Former Gophers long jumper going to Games

Tris Wykes

Several long jumps for the British Virgin Islands, one giant step for Keita Cline.
Cline, a former University track All-American and a dual citizen of the United States and the British Virgin Islands, will compete for the British Virgin Islands as a long jumper and possibly a relay team member in the Olympics later this month.
The 21-year-old hails from the island of Tortola in the British Virgin Islands, a nation of 14 inhabited islands and approximately 17,500 people located about 60 miles east of Puerto Rico.
As a long and triple jumper with the Gophers from 1991-95, Cline won five Big Ten titles and was a two-time All-American. He is also no stranger to international competition, having competed for the British Virgin Islands in the World Junior Championships, the Commonwealth Games and the World Senior Championships.
The Olympics, however, represent a higher plateau.
“If you see a future for yourself in track after college, (the Olympics) are the goal you’re shooting for every four years,” Cline said. “Any good track athlete is looking towards it. There’s no draft or big professional leagues in the sport like in basketball or football.”
Many Olympic track and field events, including the long jump, have two entry standards. If a country is sending only one participant in a certain event, that person must post a time or mark at least equal to the event’s “B” standard.
If two competitors from the same nation are to qualify in the same event, however, both must do so at the slightly better “A” standard.
In the long jump, the “B” standard is 7.9 meters, and the “A” standard is 8 meters.
Cline qualified in May as the British Virgin Islands’ only competitor in the event by besting the lower standard with a leap of 7.97 meters at a meet in Jamaica.
Cline will be part of a small British Virgin Islands delegation in Atlanta comprised almost entirely of track athletes.
Reynold O’Neal, president of the British Virgin Islands’ Olympic Committee, said he expects the British Virgin Islands to enter teams in the 4×100- and 4×400-meter relay events, which he said do not have qualifying times as a prerequisite. Cline will likely be a member of each relay team.
O’Neal said a cousin of Cline’s is close to qualifying for the 800-meter track event. He added that one British Virgin Islands’ athlete has qualified in yachting as part of the laser class.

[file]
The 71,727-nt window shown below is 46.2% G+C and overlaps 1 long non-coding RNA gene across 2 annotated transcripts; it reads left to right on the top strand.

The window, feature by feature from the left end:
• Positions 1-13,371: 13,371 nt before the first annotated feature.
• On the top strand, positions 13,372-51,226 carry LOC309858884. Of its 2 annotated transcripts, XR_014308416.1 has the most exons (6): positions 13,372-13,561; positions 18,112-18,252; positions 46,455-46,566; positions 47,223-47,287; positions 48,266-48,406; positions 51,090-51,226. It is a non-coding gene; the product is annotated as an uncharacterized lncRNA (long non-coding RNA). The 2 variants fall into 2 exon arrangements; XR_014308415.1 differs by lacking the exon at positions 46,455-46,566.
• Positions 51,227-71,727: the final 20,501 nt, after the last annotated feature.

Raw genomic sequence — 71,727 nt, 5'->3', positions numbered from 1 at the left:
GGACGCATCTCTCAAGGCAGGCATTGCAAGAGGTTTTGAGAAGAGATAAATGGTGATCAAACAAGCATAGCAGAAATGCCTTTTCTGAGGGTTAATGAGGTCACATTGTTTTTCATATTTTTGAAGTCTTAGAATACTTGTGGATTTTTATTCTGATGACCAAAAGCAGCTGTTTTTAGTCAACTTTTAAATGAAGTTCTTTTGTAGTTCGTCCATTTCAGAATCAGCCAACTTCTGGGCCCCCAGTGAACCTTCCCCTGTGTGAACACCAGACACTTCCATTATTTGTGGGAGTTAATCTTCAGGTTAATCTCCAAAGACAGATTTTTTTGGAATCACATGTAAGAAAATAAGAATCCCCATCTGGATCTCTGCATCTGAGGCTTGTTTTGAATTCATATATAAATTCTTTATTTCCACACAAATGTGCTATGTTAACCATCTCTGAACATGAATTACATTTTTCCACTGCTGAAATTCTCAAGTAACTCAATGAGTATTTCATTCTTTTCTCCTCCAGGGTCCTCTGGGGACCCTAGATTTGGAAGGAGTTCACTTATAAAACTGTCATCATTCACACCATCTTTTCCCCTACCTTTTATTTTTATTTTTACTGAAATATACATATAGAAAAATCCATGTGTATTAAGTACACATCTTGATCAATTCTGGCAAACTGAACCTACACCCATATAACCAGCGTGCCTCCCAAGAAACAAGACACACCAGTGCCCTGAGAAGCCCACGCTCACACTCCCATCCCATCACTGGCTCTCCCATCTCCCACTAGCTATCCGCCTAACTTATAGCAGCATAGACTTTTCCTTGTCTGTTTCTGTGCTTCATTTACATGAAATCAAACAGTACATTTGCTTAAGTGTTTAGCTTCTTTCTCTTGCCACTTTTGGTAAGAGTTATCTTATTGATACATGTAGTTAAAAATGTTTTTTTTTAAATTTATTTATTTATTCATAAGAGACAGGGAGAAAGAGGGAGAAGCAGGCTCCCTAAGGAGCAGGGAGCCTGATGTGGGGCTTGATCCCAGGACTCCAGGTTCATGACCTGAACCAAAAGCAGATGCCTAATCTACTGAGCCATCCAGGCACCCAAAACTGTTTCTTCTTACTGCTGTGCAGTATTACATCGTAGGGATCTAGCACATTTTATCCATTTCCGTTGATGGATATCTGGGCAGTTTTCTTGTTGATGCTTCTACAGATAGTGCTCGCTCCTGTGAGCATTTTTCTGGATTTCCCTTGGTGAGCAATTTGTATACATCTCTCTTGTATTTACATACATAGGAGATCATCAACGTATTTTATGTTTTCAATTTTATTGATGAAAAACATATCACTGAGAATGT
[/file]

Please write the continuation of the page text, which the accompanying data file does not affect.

The British Virgin Islands has produced 17 previous Olympic participants, seven in track and 10 in yachting.
Cline was born in St. Thomas, but his family almost immediately moved to Tortola. He excelled in elementary school track meets and was picked to join the British Virgin Islands’ junior national program at age 10.
When Cline was 15 his parents divorced and he moved with his mother, Sheryl Norton, to Gainsville, Fla. There he graduated from Gainsville High School and attracted the attention of University track coaches.
At the end of his Minnesota career, Cline became a volunteer jumps coach with the Gophers and started his quest to reach the Olympics.
The effort began with conditioning drills primarily involving long sprints. Throughout the winter, Cline’s workouts became more specific, involving refinements of his jumping technique as well as weight lifting to increase his power and explosiveness.
“With (the Gophers) you’re trying to peak at the Big Ten or the national championships,” Cline said. “This year I started training later and competing later so I could peak in July.”
All seems on course for Cline, who returned from a recent meet on Tortola in high spirits and in good form.
“I’m not in peak form, but I know all I have to do is fine tune,” Cline said. “The way I felt after this weekend, I recognize it as a feeling I’ve had before (Big Ten) meets when I’ve pulled out some big performances.”
Cline said he will likely check into the Olympic Village on July 12, then travel at the expense of the British Virgin Islands Olympic Committee to meets in Raleigh, N.C., the Bahamas and Atlanta in the following 10 days.
Cline is targeting the Bahamas competition as a chance to reach peak form, but said he is not overly concerned with reaching his event’s “A” standard.
“Reaching the ‘A’ mark would definitely be a big confidence boost for me,” Cline said. “But I’m focusing on every meet as it comes, even though I’m very excited.”
In the Olympic competition, Cline will have to first surpass a minimum standard during the qualifying round. Although Cline expects that standard to be only slightly above or even below the “B” standard for pre-Olympic qualifying, he cannot afford to relax.
That vigilance is based on memories of last summer at the World Senior Championships in Gothenburg, Sweden, where Cline defaulted in the qualifying round because of an injured ankle.
This summer, Cline is healthy and determined to advance past the first day of competition. Should he do that, he would have three jumps to place in the top eight to 10 competitors and advance to the finals.
“I’m looking forward to being in the middle of things down there,” Cline said. “When you get a large crowd you really get into the competition. It’s the Olympics and I’ll be ready.”